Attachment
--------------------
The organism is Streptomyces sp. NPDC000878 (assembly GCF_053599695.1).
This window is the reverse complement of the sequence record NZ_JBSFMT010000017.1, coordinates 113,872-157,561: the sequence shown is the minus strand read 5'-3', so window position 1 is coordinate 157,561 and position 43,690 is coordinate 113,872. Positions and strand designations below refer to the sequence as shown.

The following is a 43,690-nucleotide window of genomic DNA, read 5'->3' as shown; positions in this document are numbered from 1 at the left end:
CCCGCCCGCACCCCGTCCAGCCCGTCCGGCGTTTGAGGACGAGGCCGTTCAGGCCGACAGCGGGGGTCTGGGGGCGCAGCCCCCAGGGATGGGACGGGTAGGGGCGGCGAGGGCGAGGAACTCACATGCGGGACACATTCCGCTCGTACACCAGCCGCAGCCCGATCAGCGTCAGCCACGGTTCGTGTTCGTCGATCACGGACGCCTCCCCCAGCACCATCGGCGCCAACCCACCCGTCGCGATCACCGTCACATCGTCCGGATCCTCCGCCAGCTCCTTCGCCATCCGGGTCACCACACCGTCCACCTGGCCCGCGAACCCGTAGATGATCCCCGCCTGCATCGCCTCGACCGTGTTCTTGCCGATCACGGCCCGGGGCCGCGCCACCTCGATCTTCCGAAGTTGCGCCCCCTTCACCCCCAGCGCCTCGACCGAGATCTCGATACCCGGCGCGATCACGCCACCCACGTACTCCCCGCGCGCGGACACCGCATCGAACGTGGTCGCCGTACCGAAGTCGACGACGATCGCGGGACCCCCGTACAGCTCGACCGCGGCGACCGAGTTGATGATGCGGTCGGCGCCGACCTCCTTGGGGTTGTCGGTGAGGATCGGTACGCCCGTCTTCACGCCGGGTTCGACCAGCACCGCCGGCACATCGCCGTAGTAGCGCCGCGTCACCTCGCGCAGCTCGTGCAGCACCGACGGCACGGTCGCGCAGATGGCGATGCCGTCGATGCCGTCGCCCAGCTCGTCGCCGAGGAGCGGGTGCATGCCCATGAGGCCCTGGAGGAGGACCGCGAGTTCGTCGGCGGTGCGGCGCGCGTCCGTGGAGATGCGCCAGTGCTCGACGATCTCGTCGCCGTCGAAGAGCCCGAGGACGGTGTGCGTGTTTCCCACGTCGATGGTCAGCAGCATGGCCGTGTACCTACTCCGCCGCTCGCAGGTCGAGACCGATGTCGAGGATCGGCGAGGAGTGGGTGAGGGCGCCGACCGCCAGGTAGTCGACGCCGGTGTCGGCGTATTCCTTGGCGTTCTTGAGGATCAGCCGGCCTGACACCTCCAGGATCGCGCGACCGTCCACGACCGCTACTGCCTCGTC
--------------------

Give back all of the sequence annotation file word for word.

The organism is Streptomyces sp. NPDC000878 (assembly GCF_053599695.1).
This window is the reverse complement of the sequence record NZ_JBSFMT010000017.1, coordinates 113,872-157,561: the sequence shown is the minus strand read 5'-3', so window position 1 is coordinate 157,561 and position 43,690 is coordinate 113,872. Positions and strand designations below refer to the sequence as shown.

The following is a 43,690-nucleotide window of genomic DNA, read 5'->3' as shown; positions in this document are numbered from 1 at the left end:
CCCGCCCGCACCCCGTCCAGCCCGTCCGGCGTTTGAGGACGAGGCCGTTCAGGCCGACAGCGGGGGTCTGGGGGCGCAGCCCCCAGGGATGGGACGGGTAGGGGCGGCGAGGGCGAGGAACTCACATGCGGGACACATTCCGCTCGTACACCAGCCGCAGCCCGATCAGCGTCAGCCACGGTTCGTGTTCGTCGATCACGGACGCCTCCCCCAGCACCATCGGCGCCAACCCACCCGTCGCGATCACCGTCACATCGTCCGGATCCTCCGCCAGCTCCTTCGCCATCCGGGTCACCACACCGTCCACCTGGCCCGCGAACCCGTAGATGATCCCCGCCTGCATCGCCTCGACCGTGTTCTTGCCGATCACGGCCCGGGGCCGCGCCACCTCGATCTTCCGAAGTTGCGCCCCCTTCACCCCCAGCGCCTCGACCGAGATCTCGATACCCGGCGCGATCACGCCACCCACGTACTCCCCGCGCGCGGACACCGCATCGAACGTGGTCGCCGTACCGAAGTCGACGACGATCGCGGGACCCCCGTACAGCTCGACCGCGGCGACCGAGTTGATGATGCGGTCGGCGCCGACCTCCTTGGGGTTGTCGGTGAGGATCGGTACGCCCGTCTTCACGCCGGGTTCGACCAGCACCGCCGGCACATCGCCGTAGTAGCGCCGCGTCACCTCGCGCAGCTCGTGCAGCACCGACGGCACGGTCGCGCAGATGGCGATGCCGTCGATGCCGTCGCCCAGCTCGTCGCCGAGGAGCGGGTGCATGCCCATGAGGCCCTGGAGGAGGACCGCGAGTTCGTCGGCGGTGCGGCGCGCGTCCGTGGAGATGCGCCAGTGCTCGACGATCTCGTCGCCGTCGAAGAGCCCGAGGACGGTGTGCGTGTTTCCCACGTCGATGGTCAGCAGCATGGCCGTGTACCTACTCCGCCGCTCGCAGGTCGAGACCGATGTCGAGGATCGGCGAGGAGTGGGTGAGGGCGCCGACCGCCAGGTAGTCGACGCCGGTGTCGGCGTATTCCTTGGCGTTCTTGAGGATCAGCCGGCCTGACACCTCCAGGATCGCGCGACCGTCCACGACCGCTACTGCCTCGTC